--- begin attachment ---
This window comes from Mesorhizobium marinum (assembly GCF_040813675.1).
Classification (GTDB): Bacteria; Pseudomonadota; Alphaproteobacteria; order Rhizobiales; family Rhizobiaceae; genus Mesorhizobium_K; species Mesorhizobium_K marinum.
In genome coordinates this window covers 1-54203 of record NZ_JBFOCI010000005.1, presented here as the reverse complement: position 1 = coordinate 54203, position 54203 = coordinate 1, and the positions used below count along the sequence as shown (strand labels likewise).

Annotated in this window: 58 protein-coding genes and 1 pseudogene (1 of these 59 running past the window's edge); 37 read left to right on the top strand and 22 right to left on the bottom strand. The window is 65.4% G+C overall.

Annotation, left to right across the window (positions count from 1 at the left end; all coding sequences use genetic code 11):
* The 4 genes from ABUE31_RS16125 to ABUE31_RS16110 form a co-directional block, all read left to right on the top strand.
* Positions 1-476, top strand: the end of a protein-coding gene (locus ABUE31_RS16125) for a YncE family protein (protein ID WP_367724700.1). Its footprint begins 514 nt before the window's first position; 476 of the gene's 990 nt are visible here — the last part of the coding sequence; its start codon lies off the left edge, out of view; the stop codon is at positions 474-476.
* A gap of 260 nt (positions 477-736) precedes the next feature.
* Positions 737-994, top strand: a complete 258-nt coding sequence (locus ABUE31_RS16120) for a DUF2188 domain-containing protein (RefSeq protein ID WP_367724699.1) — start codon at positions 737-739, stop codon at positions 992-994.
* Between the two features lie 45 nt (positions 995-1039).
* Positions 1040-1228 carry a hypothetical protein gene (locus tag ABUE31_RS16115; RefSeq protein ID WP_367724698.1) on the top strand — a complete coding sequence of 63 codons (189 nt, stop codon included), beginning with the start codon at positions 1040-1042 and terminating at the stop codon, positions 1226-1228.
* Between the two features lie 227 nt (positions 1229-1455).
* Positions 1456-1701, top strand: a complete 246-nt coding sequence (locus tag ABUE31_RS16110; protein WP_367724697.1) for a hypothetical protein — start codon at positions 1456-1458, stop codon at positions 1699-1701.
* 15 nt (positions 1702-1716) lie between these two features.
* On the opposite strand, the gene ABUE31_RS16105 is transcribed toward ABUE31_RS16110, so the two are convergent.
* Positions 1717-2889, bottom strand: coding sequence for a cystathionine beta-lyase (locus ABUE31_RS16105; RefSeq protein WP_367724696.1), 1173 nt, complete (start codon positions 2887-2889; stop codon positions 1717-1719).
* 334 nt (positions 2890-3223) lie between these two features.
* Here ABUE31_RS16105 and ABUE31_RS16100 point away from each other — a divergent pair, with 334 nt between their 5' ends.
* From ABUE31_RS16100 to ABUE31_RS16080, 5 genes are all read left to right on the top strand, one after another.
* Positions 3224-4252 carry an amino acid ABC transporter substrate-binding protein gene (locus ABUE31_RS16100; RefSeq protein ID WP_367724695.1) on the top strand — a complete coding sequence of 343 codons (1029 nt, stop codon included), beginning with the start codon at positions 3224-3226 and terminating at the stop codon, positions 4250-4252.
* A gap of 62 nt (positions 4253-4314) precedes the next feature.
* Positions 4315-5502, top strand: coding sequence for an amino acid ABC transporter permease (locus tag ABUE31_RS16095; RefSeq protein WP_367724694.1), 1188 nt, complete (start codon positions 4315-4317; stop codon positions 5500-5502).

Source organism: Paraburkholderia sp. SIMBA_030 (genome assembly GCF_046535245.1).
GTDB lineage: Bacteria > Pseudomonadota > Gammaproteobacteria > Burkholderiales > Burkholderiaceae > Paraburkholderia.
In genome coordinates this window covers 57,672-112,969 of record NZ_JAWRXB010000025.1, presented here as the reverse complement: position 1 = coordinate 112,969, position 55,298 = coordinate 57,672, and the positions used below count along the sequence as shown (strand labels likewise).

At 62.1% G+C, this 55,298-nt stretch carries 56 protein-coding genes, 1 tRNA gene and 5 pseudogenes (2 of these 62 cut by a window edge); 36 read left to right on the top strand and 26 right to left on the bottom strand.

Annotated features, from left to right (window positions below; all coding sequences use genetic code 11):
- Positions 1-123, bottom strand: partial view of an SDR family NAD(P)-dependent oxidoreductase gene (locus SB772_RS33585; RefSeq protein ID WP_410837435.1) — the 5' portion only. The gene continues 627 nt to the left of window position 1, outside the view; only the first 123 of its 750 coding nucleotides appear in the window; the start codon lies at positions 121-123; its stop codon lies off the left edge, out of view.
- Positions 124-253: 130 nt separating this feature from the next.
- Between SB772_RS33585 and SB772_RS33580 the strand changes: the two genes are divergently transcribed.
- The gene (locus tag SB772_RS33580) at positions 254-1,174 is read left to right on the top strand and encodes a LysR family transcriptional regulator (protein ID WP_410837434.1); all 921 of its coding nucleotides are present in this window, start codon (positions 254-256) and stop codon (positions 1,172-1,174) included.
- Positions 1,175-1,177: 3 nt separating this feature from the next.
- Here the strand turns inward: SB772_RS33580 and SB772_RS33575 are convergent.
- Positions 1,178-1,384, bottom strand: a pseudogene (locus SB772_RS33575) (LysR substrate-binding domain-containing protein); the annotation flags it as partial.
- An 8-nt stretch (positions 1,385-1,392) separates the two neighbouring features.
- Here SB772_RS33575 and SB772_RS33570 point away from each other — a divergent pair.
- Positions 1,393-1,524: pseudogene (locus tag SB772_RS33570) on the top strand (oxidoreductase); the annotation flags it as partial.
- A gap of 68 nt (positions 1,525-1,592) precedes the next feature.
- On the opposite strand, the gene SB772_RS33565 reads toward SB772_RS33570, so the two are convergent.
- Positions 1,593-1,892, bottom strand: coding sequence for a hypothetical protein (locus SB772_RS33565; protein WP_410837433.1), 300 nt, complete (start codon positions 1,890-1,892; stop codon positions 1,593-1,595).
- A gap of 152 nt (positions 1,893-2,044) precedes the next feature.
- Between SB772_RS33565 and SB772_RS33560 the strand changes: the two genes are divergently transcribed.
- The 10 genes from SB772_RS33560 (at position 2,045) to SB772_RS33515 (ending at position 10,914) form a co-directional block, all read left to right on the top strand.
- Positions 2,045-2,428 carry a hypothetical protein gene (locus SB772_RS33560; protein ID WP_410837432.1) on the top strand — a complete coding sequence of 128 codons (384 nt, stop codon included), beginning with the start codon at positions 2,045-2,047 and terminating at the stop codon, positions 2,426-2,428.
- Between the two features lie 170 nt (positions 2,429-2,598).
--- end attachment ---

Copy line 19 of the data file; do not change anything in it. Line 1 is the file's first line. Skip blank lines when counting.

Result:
* From ABUE31_RS16100 to ABUE31_RS16080, 5 genes are all read left to right on the top strand, one after another.